Tale of Two President’s

President Trump’s decision to rescind Deferred Action for Childhood Arrivals (DACA) reads like a modified Dickens’ novel.

It was the best of times, it was the worst of times, it was the age of wisdom, it was the age of foolishness, it was the epoch of belief, it was the epoch of incredulity, it was the season of Light, it was the season of Darkness, it was the spring of hope … we had everything before us, we had nothing before us, we were all going direct to Heaven, we were all going to Hell …

Here’s one tale of the President’s action.

In dodging the press, Attorney General (aka “I Can’t Remember”) Sessions referred to DACA as unconstitutional and criticized it as:

“… unilateral executive amnesty that yielded terrible humanitarian consequences” and had “denied jobs to hundreds of thousands of Americans by allowing those same jobs to go to illegal aliens. We are a people of compassion and we are a people of law. But there is nothing compassionate about the failure to enforce immigration laws. The compassionate thing is to end the lawlessness, enforce our laws, and, if Congress chooses to make changes to those laws, to do so through the process set forth by our Founders in a way that advances the interest of the nation.

The decision could affect as many as 800,000. These participants are known and registered for the program since its inception in 2012. Immigrant rights advocates state 200,000 more have sought legal status through DACA.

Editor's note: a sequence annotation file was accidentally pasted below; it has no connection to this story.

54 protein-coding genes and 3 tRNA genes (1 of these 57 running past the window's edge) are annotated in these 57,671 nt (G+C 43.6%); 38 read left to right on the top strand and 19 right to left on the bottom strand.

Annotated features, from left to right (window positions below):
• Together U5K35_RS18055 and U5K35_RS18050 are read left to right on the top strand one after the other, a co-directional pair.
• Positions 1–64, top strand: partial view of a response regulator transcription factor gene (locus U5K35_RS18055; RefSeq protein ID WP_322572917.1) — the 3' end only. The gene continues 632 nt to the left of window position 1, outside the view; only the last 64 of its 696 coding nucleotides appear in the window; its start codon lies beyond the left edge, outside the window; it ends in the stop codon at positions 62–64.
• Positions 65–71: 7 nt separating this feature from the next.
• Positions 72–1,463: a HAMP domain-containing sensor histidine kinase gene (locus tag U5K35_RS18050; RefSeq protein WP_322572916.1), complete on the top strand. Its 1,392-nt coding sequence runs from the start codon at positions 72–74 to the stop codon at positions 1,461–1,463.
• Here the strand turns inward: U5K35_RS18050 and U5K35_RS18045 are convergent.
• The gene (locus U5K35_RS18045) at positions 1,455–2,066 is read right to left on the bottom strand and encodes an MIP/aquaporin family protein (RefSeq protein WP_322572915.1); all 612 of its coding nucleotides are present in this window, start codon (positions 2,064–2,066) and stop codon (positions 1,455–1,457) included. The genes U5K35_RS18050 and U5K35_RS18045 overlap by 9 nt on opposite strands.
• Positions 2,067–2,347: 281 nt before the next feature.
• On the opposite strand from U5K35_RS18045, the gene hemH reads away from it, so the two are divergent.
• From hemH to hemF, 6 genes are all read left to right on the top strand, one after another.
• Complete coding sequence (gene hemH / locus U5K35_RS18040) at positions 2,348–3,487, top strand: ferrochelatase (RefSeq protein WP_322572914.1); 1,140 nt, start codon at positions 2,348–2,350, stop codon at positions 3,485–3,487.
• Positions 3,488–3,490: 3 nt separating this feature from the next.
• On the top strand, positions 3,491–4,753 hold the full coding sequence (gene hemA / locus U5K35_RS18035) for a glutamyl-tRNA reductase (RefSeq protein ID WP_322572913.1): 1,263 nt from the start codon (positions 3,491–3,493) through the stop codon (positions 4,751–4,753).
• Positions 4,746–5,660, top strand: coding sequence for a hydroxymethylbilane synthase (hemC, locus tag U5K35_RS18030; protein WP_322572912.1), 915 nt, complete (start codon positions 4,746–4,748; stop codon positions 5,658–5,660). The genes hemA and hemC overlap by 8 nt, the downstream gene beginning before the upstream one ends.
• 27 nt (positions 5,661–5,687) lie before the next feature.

GOP lawmakers and constituents have hammered the public of the consequences of DACA participants and immigrants denying jobs to hundreds of Americans. However, CNN Money claims experts say repealing DACA would worsen the shortage of workers in the United States. “Getting rid of DACA reduces the number of skilled workers and a lot of industries are facing worker shortages. To push this now is really an inopportune time.

And the other tale of President’s action?

President Trump’s Mar-a-Lago resort in Florida filed requests with the government on Thursday to hire 70 temporary foreign workers as cooks, housekeepers and servers at the private club, according to records posted by the Labor Department. The jobs would begin on October 1 and end in May 2018. These positions would take advantage of the H-2B visa program, which allows U.S. employers to bring foreign nations to the country for temporary, non-agricultural work.

The irony is that the Trump administration moved to expand the H-2B program saying it would offers an additional 15,000 visas because not enough American workers are willing or able to fill the country’s employment needs for the rest of the 2017 fiscal year.

What Trump and Sessions represent is a form of “Scarcity Mentality” from Stephen Covey. As the Trump administration progresses, maybe they see life as having only so much, as though there were only one pie out there. And if someone were to get a big piece of the pie, it would mean less for everybody else. Accordingly, as Job noted “They thrust the needy from the path and force all the poor of the land into hiding.” Maybe what Trump appears to say is that the odds of economic advancement differ considerably based on family, race, neighborhood, and other factors. If you’re someone otherwise classified as non-American, you will not escape the income category we’ve defined.

To enforce this vision, in a little-noticed April 2015 speech during the Texas Patriot’s PAC, Trump talked about people crossing the border illegally in the same breath as foreign goods.

“Everything’s coming across the border: the illegals, the cars, the whole thing. It’s like a big mess. Blah. It’s like vomit.”

In a Trump world, DACA registrants represent the worst. They’re vomit. However, if you’re a foreign cook at Mar-a-Lago, you represent the best. Yet Christ, Buddha, Dr. Martin Luther King and Mother Teresa saw the best in the marginalized, those considered no better than vomit.

So, review your life. What represents the best of times? What represents the worst? How would God see your choices?



Categories: Faith & Doubt, Life Lessons, Social Justice

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